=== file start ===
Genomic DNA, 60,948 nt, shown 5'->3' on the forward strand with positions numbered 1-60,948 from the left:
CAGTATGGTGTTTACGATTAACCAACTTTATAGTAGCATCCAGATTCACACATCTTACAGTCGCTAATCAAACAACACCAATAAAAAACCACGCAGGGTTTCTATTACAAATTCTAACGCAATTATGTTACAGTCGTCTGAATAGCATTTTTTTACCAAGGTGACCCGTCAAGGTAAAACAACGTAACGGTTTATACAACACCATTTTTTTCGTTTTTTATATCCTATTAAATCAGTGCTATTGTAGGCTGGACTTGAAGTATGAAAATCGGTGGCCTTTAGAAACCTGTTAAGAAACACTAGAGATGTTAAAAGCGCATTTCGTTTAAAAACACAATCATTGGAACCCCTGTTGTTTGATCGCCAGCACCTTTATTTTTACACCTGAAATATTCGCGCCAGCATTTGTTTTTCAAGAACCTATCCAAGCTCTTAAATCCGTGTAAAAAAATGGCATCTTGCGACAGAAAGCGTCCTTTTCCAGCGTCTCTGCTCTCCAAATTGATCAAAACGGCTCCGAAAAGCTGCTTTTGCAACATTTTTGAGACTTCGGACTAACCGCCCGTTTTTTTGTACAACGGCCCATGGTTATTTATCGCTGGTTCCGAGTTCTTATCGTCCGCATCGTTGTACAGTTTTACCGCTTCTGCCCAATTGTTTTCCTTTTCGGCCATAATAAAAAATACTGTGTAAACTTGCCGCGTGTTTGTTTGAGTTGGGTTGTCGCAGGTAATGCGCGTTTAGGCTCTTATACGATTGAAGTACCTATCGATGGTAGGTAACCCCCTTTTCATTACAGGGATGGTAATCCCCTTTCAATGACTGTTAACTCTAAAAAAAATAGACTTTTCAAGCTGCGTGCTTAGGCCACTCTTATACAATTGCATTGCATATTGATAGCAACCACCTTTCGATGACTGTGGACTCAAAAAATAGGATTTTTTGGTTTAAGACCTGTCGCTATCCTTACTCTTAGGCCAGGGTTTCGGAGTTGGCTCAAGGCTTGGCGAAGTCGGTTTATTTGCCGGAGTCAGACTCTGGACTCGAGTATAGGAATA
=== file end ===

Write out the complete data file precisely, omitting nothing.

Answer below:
Genomic DNA, 60,948 nt, shown 5'->3' on the forward strand with positions numbered 1-60,948 from the left:
CAGTATGGTGTTTACGATTAACCAACTTTATAGTAGCATCCAGATTCACACATCTTACAGTCGCTAATCAAACAACACCAATAAAAAACCACGCAGGGTTTCTATTACAAATTCTAACGCAATTATGTTACAGTCGTCTGAATAGCATTTTTTTACCAAGGTGACCCGTCAAGGTAAAACAACGTAACGGTTTATACAACACCATTTTTTTCGTTTTTTATATCCTATTAAATCAGTGCTATTGTAGGCTGGACTTGAAGTATGAAAATCGGTGGCCTTTAGAAACCTGTTAAGAAACACTAGAGATGTTAAAAGCGCATTTCGTTTAAAAACACAATCATTGGAACCCCTGTTGTTTGATCGCCAGCACCTTTATTTTTACACCTGAAATATTCGCGCCAGCATTTGTTTTTCAAGAACCTATCCAAGCTCTTAAATCCGTGTAAAAAAATGGCATCTTGCGACAGAAAGCGTCCTTTTCCAGCGTCTCTGCTCTCCAAATTGATCAAAACGGCTCCGAAAAGCTGCTTTTGCAACATTTTTGAGACTTCGGACTAACCGCCCGTTTTTTTGTACAACGGCCCATGGTTATTTATCGCTGGTTCCGAGTTCTTATCGTCCGCATCGTTGTACAGTTTTACCGCTTCTGCCCAATTGTTTTCCTTTTCGGCCATAATAAAAAATACTGTGTAAACTTGCCGCGTGTTTGTTTGAGTTGGGTTGTCGCAGGTAATGCGCGTTTAGGCTCTTATACGATTGAAGTACCTATCGATGGTAGGTAACCCCCTTTTCATTACAGGGATGGTAATCCCCTTTCAATGACTGTTAACTCTAAAAAAAATAGACTTTTCAAGCTGCGTGCTTAGGCCACTCTTATACAATTGCATTGCATATTGATAGCAACCACCTTTCGATGACTGTGGACTCAAAAAATAGGATTTTTTGGTTTAAGACCTGTCGCTATCCTTACTCTTAGGCCAGGGTTTCGGAGTTGGCTCAAGGCTTGGCGAAGTCGGTTTATTTGCCGGAGTCAGACTCTGGACTCGAGTATAGGAATA